Hop and Dash modules are divided into three top-level packages.
- Solvers (Hop) / Simulator (Dash)
A model represents something to make a decision about. This might be a route for a bicycle courier, an assignment of compute jobs to machines on a network, or the price to bid in an auction.
A runner is the glue between input data, the model, and its environment. It reads data into a state structure defined by the modeler, runs a solver or simulator, and provides decisions as data.
In a bicycle routing problem, the input data contains the courier's current location and a set of locations to visit. The decision to visit the locations in a particular order is encoded by the runner directly as state data.
Runners make it easy to get decision data into models, test those models, and deploy them into different environments. Runners read in data described by a Go struct and output decisions, typically in JSON. We support a range of runners and are always growing our toolkit based on customer needs. Currently, we offer several pre-built options:
- CLI Runner
- Tests Runner
- Lambda Runner
- HTTP Runner
For more details on our runners, please refer to Model Runners. We add new runners all the time. If you don't see your deployment pattern, just ask us.
Both Hop solvers and Dash simulators are state-based representations of a system of actors and actor decisions. Hop solvers search the space of feasible decisions and recommend a solution. They can maximize or minimize a user-defined objective, or merely satisfy a set of business rules. Dash simulators are event-based simulations of actor decisions. Modelers can customize solvers and simulators by creating their own actors and decision logic according to their use-case.
Hop solvers search the space of feasible decisions. They can maximize or minimize a user-defined objective, or merely satisfy a set of business rules.
The default Hop solver is a decision diagram optimizer. It works well on simple models defined as nothing more than states and transitions. For advanced usage, Hop provides interfaces for most of its components. These include such things as restrictors, queues, and searchers. Solver components can be swapped for canned or custom implementations. This lets modelers start simply and scale up their efforts when that becomes important.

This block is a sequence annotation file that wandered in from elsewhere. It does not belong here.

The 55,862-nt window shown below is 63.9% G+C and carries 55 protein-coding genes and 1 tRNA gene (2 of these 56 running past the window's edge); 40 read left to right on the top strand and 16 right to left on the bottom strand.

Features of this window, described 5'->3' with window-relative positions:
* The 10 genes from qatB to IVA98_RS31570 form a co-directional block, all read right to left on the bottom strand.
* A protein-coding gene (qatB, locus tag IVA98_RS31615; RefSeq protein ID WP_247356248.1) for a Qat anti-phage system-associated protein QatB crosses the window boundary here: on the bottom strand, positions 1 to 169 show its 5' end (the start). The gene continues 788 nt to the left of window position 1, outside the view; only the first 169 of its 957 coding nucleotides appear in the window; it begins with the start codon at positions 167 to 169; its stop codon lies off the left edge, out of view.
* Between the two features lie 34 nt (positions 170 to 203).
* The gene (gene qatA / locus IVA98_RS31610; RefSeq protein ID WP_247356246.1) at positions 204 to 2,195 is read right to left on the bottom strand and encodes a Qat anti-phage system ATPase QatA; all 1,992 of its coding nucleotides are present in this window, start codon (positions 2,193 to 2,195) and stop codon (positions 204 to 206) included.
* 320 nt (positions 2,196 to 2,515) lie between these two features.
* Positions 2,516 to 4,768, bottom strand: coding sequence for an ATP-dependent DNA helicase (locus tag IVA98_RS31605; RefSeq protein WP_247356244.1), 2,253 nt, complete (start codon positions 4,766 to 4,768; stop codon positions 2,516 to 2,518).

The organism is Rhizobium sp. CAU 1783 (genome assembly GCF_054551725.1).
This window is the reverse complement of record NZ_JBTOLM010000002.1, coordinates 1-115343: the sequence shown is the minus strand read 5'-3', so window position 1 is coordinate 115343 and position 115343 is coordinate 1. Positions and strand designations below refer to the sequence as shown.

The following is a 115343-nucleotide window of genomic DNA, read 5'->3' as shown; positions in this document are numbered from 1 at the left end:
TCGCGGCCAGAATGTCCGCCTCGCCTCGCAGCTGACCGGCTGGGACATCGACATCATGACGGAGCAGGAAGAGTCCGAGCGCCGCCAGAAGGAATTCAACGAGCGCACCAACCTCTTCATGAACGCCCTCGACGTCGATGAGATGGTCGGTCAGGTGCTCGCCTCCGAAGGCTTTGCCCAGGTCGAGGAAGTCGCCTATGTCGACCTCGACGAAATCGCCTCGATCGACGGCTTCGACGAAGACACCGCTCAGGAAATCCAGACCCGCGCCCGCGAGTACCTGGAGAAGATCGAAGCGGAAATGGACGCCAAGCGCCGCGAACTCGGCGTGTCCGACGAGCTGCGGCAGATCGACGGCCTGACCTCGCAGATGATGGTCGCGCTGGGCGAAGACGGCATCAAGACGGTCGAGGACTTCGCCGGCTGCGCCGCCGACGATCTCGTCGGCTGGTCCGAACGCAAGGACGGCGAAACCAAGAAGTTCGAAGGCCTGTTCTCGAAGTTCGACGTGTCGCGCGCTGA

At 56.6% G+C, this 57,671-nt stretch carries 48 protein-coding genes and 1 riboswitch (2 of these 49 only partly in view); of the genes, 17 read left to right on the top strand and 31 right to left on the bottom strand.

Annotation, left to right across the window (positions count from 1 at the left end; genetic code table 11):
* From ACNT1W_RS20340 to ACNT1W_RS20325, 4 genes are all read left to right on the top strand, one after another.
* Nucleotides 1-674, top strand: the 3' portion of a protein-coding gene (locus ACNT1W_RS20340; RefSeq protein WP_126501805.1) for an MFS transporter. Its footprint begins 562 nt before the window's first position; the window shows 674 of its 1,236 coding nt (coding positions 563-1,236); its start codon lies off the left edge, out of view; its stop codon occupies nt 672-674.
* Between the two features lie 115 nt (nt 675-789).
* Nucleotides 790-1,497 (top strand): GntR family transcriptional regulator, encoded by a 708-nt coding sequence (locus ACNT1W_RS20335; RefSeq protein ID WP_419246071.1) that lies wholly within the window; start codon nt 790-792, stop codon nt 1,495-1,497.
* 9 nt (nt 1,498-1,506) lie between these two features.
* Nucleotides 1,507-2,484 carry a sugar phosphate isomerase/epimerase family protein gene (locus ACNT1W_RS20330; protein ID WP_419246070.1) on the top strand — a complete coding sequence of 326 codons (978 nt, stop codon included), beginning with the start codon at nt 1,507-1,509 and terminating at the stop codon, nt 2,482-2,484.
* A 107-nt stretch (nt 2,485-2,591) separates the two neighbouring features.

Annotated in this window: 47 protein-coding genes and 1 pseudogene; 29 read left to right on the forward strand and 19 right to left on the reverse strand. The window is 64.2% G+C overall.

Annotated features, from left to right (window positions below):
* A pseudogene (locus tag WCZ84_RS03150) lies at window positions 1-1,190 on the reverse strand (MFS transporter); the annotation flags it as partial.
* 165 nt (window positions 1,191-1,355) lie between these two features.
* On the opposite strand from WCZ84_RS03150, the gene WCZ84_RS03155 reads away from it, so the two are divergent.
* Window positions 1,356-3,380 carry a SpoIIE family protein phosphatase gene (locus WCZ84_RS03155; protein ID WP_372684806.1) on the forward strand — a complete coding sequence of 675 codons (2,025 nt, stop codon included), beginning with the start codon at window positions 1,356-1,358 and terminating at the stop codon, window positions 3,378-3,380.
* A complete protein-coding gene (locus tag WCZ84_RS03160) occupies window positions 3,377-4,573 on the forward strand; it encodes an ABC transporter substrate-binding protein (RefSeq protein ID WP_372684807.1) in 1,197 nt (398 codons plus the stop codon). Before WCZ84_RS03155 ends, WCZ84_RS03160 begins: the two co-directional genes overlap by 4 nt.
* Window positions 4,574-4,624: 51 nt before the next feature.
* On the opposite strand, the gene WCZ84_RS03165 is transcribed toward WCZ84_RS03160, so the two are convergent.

Hop requires at least Go 1.13. You should have the following environment
variables set in your
~/.zshrc or a similar configuration file.
export GOPATH=$(go env GOPATH)export GOROOT=$(go env GOROOT)export GOPRIVATE=github.com/nextmv-io/*export PATH=$PATH:$GOPATH/bin
Note that if you installed Go directly from Golang, you do not need to add
exports for GOPATH or GOROOT. If you installed go via Homebrew, you will need to
add those lines to
~/.zshrc. If you were using bash previously, also be sure
~/.zshrc by running
~/.gitconfig will probably work best if it directs
git to clone
repositories over ssh.
[url "email@example.com:"]insteadOf = https://github.com/
If you are using the source distribution, you can build and test from the
directory with the
$ go build ./...$ go test ./...ok github.com/nextmv-io/code/hop 0.160sok github.com/nextmv-io/code/hop/model 0.176sok github.com/nextmv-io/code/hop/run 0.273sok github.com/nextmv-io/code/hop/run/cli 0.128sok github.com/nextmv-io/code/hop/run/http 0.183sok github.com/nextmv-io/code/hop/run/lambda 0.244sok github.com/nextmv-io/code/hop/solve 0.235sok github.com/nextmv-io/code/hop/solve/diagram 0.092sok github.com/nextmv-io/code/hop/solve/diagram/reduce 0.233sok github.com/nextmv-io/code/hop/solve/diagram/restrict 0.224sok github.com/nextmv-io/code/hop/solve/queue 0.256sok github.com/nextmv-io/code/hop/solve/search 0.259sok github.com/nextmv-io/code/hop/solve/stats 0.181s
Like other Go modules, Hop uses semantic versioning. We tag releases from the
master branch and add updates to the change log. Once we tag a new release, you
go mod to require the new version of Hop in your own modules.
In this example replace
<VERSION> with the semantic version you want to depend
v0.2.3). Upgrading or downgrading your version of Hop works the same
go mod initgo get github.com/nextmv-io/code/hop@<VERSION>
To access Hop's package documentation, follow the instructions here.